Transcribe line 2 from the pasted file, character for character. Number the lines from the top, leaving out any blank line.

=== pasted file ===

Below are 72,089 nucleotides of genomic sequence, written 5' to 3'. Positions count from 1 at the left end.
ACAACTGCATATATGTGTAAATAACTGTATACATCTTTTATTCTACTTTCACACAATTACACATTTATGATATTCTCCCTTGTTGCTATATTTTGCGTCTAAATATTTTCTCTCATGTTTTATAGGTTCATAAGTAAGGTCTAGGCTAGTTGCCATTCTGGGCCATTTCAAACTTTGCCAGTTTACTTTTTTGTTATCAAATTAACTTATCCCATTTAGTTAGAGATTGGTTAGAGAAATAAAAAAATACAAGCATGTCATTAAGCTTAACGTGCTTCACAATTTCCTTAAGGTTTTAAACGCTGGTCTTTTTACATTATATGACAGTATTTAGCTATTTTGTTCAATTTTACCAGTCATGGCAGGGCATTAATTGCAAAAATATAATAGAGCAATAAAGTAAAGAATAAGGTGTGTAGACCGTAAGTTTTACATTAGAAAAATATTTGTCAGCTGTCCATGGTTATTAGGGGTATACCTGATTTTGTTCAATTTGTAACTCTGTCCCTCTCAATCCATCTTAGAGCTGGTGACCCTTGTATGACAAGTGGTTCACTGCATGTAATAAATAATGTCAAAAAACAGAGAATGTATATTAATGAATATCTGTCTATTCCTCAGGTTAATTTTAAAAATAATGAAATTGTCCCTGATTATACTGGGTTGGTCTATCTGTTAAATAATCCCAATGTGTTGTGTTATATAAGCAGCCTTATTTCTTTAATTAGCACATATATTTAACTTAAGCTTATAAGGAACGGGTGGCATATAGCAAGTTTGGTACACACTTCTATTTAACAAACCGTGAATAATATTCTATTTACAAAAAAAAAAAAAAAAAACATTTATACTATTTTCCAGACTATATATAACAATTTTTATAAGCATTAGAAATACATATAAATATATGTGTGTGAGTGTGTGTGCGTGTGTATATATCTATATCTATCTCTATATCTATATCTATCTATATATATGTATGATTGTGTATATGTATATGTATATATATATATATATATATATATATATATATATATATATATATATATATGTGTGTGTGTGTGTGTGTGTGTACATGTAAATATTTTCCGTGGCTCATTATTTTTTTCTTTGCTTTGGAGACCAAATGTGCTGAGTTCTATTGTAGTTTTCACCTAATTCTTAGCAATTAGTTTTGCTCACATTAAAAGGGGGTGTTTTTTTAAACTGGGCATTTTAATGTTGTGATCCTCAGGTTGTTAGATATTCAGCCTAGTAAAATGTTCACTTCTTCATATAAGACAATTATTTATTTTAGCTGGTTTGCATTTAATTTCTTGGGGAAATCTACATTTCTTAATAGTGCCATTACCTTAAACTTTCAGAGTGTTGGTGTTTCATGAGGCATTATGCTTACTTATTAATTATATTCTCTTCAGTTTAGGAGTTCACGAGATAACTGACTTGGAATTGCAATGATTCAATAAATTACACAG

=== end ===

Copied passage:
ACAACTGCATATATGTGTAAATAACTGTATACATCTTTTATTCTACTTTCACACAATTACACATTTATGATATTCTCCCTTGTTGCTATATTTTGCGTCTAAATATTTTCTCTCATGTTTTATAGGTTCATAAGTAAGGTCTAGGCTAGTTGCCATTCTGGGCCATTTCAAACTTTGCCAGTTTACTTTTTTGTTATCAAATTAACTTATCCCATTTAGTTAGAGATTGGTTAGAGAAATAAAAAAATACAAGCATGTCATTAAGCTTAACGTGCTTCACAATTTCCTTAAGGTTTTAAACGCTGGTCTTTTTACATTATATGACAGTATTTAGCTATTTTGTTCAATTTTACCAGTCATGGCAGGGCATTAATTGCAAAAATATAATAGAGCAATAAAGTAAAGAATAAGGTGTGTAGACCGTAAGTTTTACATTAGAAAAATATTTGTCAGCTGTCCATGGTTATTAGGGGTATACCTGATTTTGTTCAATTTGTAACTCTGTCCCTCTCAATCCATCTTAGAGCTGGTGACCCTTGTATGACAAGTGGTTCACTGCATGTAATAAATAATGTCAAAAAACAGAGAATGTATATTAATGAATATCTGTCTATTCCTCAGGTTAATTTTAAAAATAATGAAATTGTCCCTGATTATACTGGGTTGGTCTATCTGTTAAATAATCCCAATGTGTTGTGTTATATAAGCAGCCTTATTTCTTTAATTAGCACATATATTTAACTTAAGCTTATAAGGAACGGGTGGCATATAGCAAGTTTGGTACACACTTCTATTTAACAAACCGTGAATAATATTCTATTTACAAAAAAAAAAAAAAAAAACATTTATACTATTTTCCAGACTATATATAACAATTTTTATAAGCATTAGAAATACATATAAATATATGTGTGTGAGTGTGTGTGCGTGTGTATATATCTATATCTATCTCTATATCTATATCTATCTATATATATGTATGATTGTGTATATGTATATGTATATATATATATATATATATATATATATATATATATATATATATATATATGTGTGTGTGTGTGTGTGTGTGTACATGTAAATATTTTCCGTGGCTCATTATTTTTTTCTTTGCTTTGGAGACCAAATGTGCTGAGTTCTATTGTAGTTTTCACCTAATTCTTAGCAATTAGTTTTGCTCACATTAAAAGGGGGTGTTTTTTTAAACTGGGCATTTTAATGTTGTGATCCTCAGGTTGTTAGATATTCAGCCTAGTAAAATGTTCACTTCTTCATATAAGACAATTATTTATTTTAGCTGGTTTGCATTTAATTTCTTGGGGAAATCTACATTTCTTAATAGTGCCATTACCTTAAACTTTCAGAGTGTTGGTGTTTCATGAGGCATTATGCTTACTTATTAATTATATTCTCTTCAGTTTAGGAGTTCACGAGATAACTGACTTGGAATTGCAATGATTCAATAAATTACACAG